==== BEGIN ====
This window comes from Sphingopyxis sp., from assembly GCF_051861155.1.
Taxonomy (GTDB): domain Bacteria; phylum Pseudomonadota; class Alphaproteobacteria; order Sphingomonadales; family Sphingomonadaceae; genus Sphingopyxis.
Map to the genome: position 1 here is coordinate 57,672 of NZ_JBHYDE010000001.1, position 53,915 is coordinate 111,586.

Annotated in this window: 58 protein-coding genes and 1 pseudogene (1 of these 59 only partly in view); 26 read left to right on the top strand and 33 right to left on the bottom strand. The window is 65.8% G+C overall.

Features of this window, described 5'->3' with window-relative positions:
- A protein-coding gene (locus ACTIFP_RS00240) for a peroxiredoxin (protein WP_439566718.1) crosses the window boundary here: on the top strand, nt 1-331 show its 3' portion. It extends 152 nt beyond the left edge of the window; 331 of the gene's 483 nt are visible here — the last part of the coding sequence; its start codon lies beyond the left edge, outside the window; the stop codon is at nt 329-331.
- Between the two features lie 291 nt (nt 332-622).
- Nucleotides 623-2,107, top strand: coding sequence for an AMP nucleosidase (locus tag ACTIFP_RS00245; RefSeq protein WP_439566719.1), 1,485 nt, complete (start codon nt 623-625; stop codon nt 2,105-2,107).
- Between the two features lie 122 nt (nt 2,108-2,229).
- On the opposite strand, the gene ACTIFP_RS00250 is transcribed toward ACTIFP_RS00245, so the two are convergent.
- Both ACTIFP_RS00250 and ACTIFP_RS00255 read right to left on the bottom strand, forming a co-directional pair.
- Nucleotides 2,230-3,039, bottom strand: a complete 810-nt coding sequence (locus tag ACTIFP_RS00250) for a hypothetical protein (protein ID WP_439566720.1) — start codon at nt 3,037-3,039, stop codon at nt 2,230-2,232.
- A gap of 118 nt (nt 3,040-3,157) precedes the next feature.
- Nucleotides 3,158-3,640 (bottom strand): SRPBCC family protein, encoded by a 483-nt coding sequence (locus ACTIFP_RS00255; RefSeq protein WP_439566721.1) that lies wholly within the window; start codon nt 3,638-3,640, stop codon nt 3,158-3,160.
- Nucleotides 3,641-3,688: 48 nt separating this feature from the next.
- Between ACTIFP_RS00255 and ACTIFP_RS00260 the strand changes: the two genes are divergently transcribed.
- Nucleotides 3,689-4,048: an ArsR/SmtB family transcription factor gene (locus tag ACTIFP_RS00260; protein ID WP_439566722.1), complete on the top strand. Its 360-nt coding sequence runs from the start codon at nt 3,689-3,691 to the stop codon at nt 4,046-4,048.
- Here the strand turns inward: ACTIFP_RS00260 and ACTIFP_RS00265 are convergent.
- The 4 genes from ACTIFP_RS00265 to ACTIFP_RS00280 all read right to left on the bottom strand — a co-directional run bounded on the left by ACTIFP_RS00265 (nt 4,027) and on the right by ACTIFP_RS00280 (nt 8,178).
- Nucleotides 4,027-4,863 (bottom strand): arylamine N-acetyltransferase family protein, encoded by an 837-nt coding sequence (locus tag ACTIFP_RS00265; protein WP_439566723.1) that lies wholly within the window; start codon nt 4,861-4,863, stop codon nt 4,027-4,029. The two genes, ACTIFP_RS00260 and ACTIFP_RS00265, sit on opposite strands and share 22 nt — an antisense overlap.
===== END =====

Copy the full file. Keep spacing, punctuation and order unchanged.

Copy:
This window comes from Sphingopyxis sp., from assembly GCF_051861155.1.
Taxonomy (GTDB): domain Bacteria; phylum Pseudomonadota; class Alphaproteobacteria; order Sphingomonadales; family Sphingomonadaceae; genus Sphingopyxis.
Map to the genome: position 1 here is coordinate 57,672 of NZ_JBHYDE010000001.1, position 53,915 is coordinate 111,586.

Annotated in this window: 58 protein-coding genes and 1 pseudogene (1 of these 59 only partly in view); 26 read left to right on the top strand and 33 right to left on the bottom strand. The window is 65.8% G+C overall.

Features of this window, described 5'->3' with window-relative positions:
- A protein-coding gene (locus ACTIFP_RS00240) for a peroxiredoxin (protein WP_439566718.1) crosses the window boundary here: on the top strand, nt 1-331 show its 3' portion. It extends 152 nt beyond the left edge of the window; 331 of the gene's 483 nt are visible here — the last part of the coding sequence; its start codon lies beyond the left edge, outside the window; the stop codon is at nt 329-331.
- Between the two features lie 291 nt (nt 332-622).
- Nucleotides 623-2,107, top strand: coding sequence for an AMP nucleosidase (locus tag ACTIFP_RS00245; RefSeq protein WP_439566719.1), 1,485 nt, complete (start codon nt 623-625; stop codon nt 2,105-2,107).
- Between the two features lie 122 nt (nt 2,108-2,229).
- On the opposite strand, the gene ACTIFP_RS00250 is transcribed toward ACTIFP_RS00245, so the two are convergent.
- Both ACTIFP_RS00250 and ACTIFP_RS00255 read right to left on the bottom strand, forming a co-directional pair.
- Nucleotides 2,230-3,039, bottom strand: a complete 810-nt coding sequence (locus tag ACTIFP_RS00250) for a hypothetical protein (protein ID WP_439566720.1) — start codon at nt 3,037-3,039, stop codon at nt 2,230-2,232.
- A gap of 118 nt (nt 3,040-3,157) precedes the next feature.
- Nucleotides 3,158-3,640 (bottom strand): SRPBCC family protein, encoded by a 483-nt coding sequence (locus ACTIFP_RS00255; RefSeq protein WP_439566721.1) that lies wholly within the window; start codon nt 3,638-3,640, stop codon nt 3,158-3,160.
- Nucleotides 3,641-3,688: 48 nt separating this feature from the next.
- Between ACTIFP_RS00255 and ACTIFP_RS00260 the strand changes: the two genes are divergently transcribed.
- Nucleotides 3,689-4,048: an ArsR/SmtB family transcription factor gene (locus tag ACTIFP_RS00260; protein ID WP_439566722.1), complete on the top strand. Its 360-nt coding sequence runs from the start codon at nt 3,689-3,691 to the stop codon at nt 4,046-4,048.
- Here the strand turns inward: ACTIFP_RS00260 and ACTIFP_RS00265 are convergent.
- The 4 genes from ACTIFP_RS00265 to ACTIFP_RS00280 all read right to left on the bottom strand — a co-directional run bounded on the left by ACTIFP_RS00265 (nt 4,027) and on the right by ACTIFP_RS00280 (nt 8,178).
- Nucleotides 4,027-4,863 (bottom strand): arylamine N-acetyltransferase family protein, encoded by an 837-nt coding sequence (locus tag ACTIFP_RS00265; protein WP_439566723.1) that lies wholly within the window; start codon nt 4,861-4,863, stop codon nt 4,027-4,029. The two genes, ACTIFP_RS00260 and ACTIFP_RS00265, sit on opposite strands and share 22 nt — an antisense overlap.